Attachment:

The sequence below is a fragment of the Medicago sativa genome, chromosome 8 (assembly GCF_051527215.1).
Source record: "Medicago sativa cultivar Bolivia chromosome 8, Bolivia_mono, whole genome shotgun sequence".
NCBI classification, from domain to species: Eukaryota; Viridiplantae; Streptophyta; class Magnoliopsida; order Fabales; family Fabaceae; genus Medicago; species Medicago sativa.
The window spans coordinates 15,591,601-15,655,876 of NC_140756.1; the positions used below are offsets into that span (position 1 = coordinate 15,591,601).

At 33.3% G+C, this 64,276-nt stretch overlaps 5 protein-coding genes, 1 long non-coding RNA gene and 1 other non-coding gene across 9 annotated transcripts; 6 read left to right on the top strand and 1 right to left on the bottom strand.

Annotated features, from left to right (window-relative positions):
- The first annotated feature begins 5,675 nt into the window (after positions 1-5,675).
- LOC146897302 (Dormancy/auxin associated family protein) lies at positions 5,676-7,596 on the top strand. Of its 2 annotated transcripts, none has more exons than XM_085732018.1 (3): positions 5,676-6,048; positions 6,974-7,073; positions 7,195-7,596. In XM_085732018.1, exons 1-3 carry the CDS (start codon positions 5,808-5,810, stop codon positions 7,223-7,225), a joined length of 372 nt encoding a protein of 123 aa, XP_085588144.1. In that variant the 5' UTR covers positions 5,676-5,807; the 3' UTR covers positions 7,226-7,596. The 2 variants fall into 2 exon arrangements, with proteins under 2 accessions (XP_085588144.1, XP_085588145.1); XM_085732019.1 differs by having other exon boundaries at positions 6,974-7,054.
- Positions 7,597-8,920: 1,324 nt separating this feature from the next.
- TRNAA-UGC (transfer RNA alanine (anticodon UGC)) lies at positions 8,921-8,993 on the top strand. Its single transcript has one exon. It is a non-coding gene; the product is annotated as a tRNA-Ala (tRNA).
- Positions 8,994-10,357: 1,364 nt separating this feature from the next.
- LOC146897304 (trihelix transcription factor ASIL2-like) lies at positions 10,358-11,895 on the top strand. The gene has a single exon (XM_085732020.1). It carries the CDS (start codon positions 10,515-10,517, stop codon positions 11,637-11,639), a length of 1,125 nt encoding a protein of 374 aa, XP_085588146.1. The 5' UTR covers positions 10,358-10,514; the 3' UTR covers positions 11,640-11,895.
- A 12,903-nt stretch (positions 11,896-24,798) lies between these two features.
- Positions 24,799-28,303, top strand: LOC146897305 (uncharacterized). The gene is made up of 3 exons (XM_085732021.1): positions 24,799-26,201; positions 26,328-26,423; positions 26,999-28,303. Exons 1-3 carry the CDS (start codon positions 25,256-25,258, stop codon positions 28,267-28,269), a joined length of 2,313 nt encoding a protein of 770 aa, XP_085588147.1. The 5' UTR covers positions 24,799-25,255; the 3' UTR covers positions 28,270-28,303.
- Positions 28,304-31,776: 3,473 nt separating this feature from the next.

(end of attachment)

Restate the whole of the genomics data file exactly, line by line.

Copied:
The sequence below is a fragment of the Medicago sativa genome, chromosome 8 (assembly GCF_051527215.1).
Source record: "Medicago sativa cultivar Bolivia chromosome 8, Bolivia_mono, whole genome shotgun sequence".
NCBI classification, from domain to species: Eukaryota; Viridiplantae; Streptophyta; class Magnoliopsida; order Fabales; family Fabaceae; genus Medicago; species Medicago sativa.
The window spans coordinates 15,591,601-15,655,876 of NC_140756.1; the positions used below are offsets into that span (position 1 = coordinate 15,591,601).

At 33.3% G+C, this 64,276-nt stretch overlaps 5 protein-coding genes, 1 long non-coding RNA gene and 1 other non-coding gene across 9 annotated transcripts; 6 read left to right on the top strand and 1 right to left on the bottom strand.

Annotated features, from left to right (window-relative positions):
- The first annotated feature begins 5,675 nt into the window (after positions 1-5,675).
- LOC146897302 (Dormancy/auxin associated family protein) lies at positions 5,676-7,596 on the top strand. Of its 2 annotated transcripts, none has more exons than XM_085732018.1 (3): positions 5,676-6,048; positions 6,974-7,073; positions 7,195-7,596. In XM_085732018.1, exons 1-3 carry the CDS (start codon positions 5,808-5,810, stop codon positions 7,223-7,225), a joined length of 372 nt encoding a protein of 123 aa, XP_085588144.1. In that variant the 5' UTR covers positions 5,676-5,807; the 3' UTR covers positions 7,226-7,596. The 2 variants fall into 2 exon arrangements, with proteins under 2 accessions (XP_085588144.1, XP_085588145.1); XM_085732019.1 differs by having other exon boundaries at positions 6,974-7,054.
- Positions 7,597-8,920: 1,324 nt separating this feature from the next.
- TRNAA-UGC (transfer RNA alanine (anticodon UGC)) lies at positions 8,921-8,993 on the top strand. Its single transcript has one exon. It is a non-coding gene; the product is annotated as a tRNA-Ala (tRNA).
- Positions 8,994-10,357: 1,364 nt separating this feature from the next.
- LOC146897304 (trihelix transcription factor ASIL2-like) lies at positions 10,358-11,895 on the top strand. The gene has a single exon (XM_085732020.1). It carries the CDS (start codon positions 10,515-10,517, stop codon positions 11,637-11,639), a length of 1,125 nt encoding a protein of 374 aa, XP_085588146.1. The 5' UTR covers positions 10,358-10,514; the 3' UTR covers positions 11,640-11,895.
- A 12,903-nt stretch (positions 11,896-24,798) lies between these two features.
- Positions 24,799-28,303, top strand: LOC146897305 (uncharacterized). The gene is made up of 3 exons (XM_085732021.1): positions 24,799-26,201; positions 26,328-26,423; positions 26,999-28,303. Exons 1-3 carry the CDS (start codon positions 25,256-25,258, stop codon positions 28,267-28,269), a joined length of 2,313 nt encoding a protein of 770 aa, XP_085588147.1. The 5' UTR covers positions 24,799-25,255; the 3' UTR covers positions 28,270-28,303.
- Positions 28,304-31,776: 3,473 nt separating this feature from the next.